The British industry has been reported to be doing well, but is it a fair assessment?
The UK Film Council’s (UKFC) annual statistical yearbook, published last week, paints the picture of a British film industry in rude health and breaking records for both production and box-office figures.
It cites films such as The Dark Knight, Mamma Mia: The Movie!, Quantum Of Solace and the Harry Potter franchise as British productions, and makes some headline-grabbing claims about the power of UK film around the world.
The UKFC’s statistics highlight not just the UK’s role in helping create many of the world’s biggest movies, but also the disconnect between the UKFC and some in the independent sector.
The bullet points from its press release issued to journalists show clearly what the UKFC believes is the we should all be reporting: “British films bank $4bn at 2008 global box office”, along with “UK films take 15% of global box office and 32% of UK box office”, and “Number of indigenous productions up on last year”.
The reality is these headlines tell a very selective of the British film industry, and gloss over fundamental questions about the future of British film and how the UKFC and film funding in the UK market really works.
The British film industry is essentially made up of two very different parts. The first is the area of the business that exists to work for and service the US studio movies that are made in the UK. The second is that of Britain’s local film producers, who look at the UKFC’s reporting on the UK industry and regard it as PR spin that distorts the reality for many local film-makers and smaller companies.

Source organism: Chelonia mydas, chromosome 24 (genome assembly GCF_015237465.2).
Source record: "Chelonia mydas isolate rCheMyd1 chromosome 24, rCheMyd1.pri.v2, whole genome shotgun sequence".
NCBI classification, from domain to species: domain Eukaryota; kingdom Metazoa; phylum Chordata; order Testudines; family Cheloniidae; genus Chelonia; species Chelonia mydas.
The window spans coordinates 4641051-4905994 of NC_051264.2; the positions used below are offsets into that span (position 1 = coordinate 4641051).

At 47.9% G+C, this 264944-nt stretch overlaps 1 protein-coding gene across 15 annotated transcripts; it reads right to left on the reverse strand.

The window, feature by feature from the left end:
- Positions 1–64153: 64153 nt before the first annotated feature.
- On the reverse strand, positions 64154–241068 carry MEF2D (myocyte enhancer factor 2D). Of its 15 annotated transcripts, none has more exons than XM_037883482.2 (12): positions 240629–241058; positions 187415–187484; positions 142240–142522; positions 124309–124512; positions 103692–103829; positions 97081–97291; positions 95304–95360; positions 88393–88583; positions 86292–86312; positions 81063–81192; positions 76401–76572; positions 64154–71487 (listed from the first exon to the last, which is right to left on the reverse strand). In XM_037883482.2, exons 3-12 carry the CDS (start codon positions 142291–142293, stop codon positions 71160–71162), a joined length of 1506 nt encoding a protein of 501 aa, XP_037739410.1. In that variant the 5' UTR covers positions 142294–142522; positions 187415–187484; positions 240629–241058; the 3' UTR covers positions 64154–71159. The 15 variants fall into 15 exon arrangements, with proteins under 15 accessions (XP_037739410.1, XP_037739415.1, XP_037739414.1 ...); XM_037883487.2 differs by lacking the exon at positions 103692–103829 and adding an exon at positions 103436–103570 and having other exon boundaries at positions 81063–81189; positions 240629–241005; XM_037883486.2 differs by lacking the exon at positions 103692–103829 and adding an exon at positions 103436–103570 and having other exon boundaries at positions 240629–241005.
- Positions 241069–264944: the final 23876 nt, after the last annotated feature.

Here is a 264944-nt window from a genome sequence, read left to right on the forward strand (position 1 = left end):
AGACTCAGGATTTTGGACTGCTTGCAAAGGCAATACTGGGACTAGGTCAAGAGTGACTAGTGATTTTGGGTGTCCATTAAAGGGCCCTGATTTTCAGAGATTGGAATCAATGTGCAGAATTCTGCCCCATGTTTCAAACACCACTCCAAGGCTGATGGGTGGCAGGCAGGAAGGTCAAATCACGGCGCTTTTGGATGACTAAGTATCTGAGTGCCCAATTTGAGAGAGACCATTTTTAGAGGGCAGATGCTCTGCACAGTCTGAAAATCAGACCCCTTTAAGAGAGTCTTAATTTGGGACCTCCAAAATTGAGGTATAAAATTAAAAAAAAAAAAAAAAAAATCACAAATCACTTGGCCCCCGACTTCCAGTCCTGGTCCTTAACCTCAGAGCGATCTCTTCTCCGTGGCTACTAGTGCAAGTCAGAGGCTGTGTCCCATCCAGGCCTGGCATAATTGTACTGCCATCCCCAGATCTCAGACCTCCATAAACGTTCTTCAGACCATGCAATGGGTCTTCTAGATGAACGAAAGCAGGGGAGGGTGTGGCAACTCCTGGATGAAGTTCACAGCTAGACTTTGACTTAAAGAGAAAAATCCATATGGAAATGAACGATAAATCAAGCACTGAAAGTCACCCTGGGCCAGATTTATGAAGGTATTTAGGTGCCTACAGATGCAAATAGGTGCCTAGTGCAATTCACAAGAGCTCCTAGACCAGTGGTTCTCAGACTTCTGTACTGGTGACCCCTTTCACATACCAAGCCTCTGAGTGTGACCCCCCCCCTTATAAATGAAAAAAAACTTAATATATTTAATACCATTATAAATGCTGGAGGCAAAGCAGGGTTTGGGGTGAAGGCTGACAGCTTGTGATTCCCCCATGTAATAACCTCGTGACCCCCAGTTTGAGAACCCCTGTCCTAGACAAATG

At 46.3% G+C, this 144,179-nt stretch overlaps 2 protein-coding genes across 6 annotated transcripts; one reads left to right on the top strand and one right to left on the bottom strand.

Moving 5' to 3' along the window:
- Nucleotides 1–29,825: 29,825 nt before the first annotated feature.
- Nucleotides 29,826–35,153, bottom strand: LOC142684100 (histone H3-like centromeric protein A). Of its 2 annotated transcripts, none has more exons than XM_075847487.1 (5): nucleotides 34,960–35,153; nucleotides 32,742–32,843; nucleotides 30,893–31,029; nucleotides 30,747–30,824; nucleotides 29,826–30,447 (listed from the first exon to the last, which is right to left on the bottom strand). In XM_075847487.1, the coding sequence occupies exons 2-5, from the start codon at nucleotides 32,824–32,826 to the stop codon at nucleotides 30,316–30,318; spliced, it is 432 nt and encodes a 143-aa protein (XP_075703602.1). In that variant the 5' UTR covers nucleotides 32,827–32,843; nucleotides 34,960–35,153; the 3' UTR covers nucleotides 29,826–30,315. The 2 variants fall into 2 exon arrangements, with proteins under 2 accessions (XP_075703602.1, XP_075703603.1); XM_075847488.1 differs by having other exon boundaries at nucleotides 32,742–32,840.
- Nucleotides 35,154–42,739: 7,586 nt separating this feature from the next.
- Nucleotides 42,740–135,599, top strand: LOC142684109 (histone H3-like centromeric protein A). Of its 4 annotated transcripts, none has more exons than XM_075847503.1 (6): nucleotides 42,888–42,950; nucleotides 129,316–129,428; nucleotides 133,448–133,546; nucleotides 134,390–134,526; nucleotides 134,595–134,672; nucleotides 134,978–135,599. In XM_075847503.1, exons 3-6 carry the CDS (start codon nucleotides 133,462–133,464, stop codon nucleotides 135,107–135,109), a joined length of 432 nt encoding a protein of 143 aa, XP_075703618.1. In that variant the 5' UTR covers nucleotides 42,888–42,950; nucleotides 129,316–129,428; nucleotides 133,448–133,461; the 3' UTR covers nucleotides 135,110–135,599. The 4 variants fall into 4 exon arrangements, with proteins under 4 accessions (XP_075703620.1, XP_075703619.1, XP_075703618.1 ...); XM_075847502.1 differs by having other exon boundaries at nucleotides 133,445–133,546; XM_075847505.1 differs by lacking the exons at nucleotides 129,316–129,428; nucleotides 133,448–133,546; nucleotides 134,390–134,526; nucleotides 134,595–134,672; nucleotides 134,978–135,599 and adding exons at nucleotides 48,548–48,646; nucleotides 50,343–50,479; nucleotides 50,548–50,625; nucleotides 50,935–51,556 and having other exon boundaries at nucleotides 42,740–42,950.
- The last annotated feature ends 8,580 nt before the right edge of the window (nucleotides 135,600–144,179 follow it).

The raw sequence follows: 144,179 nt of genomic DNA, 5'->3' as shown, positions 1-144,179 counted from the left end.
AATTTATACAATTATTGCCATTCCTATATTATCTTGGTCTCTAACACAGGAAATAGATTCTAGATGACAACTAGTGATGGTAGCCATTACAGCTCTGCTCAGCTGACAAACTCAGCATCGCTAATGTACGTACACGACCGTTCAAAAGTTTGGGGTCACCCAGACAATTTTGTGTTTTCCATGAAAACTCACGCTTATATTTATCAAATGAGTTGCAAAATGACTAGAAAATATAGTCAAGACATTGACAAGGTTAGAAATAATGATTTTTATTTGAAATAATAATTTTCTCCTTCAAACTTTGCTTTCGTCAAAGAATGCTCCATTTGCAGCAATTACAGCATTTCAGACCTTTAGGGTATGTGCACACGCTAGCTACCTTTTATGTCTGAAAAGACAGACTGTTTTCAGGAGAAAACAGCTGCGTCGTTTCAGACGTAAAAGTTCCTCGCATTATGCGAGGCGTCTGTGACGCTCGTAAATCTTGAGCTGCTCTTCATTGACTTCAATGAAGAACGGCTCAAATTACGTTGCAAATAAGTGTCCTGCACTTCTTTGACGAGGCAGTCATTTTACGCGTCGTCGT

There is no doubt the US studio films are incredibly important to the British film industry and the UKFC is right to flag up the amount of inward investment they bring. Without them British film companies would go bust or close, thousands of jobs would be lost and Britain would be poorer off, both culturally and economically.
It’s a legitimate exercise to include the money spent by these films in any analysis of production investment in the UK industry. Claiming them as British films in the box-office numbers is far more questionable, and adds to the impression the UKFC is spinning a success that doesn’t match the reality for huge numbers of people working in the industry.
For many of the film makers in that second part of the equation, independent producers, the battle to find funding and audiences for their films has never been tougher. Equally the change in the tax relief rules, which mean British film-makers filming abroad no longer qualify for tax breaks, has seen the number of co-productions drop by 78% in the first six months of this year compared to last year (a point the UKFC has identified, and flagged up strongly in its report, as it continues to lobby for change).
There were 33 indigenous productions in the UK in the first half of this year, spending $147.7m (£89.9m); compared to 35 in the same period last year, spending $130m (£78.9m). So on many levels, the smaller homegrown market is also doing well.
But there is little doubt the annual statistics published by the UKFC highlight not just the UK’s role in helping to create many of the world’s biggest movies, but also the disconnect between the UKFC and some in the independent sector who believe it is more focused on serving the international studios and global film companies, than on encouraging new and bold voices from the local market.
As the UKFC’s incoming chairman, Tim Bevan, considers the future direction and strategy of the organisation, he might want to consider how to address that sense of frustration experience by many in the “other part’ of the UK film industry.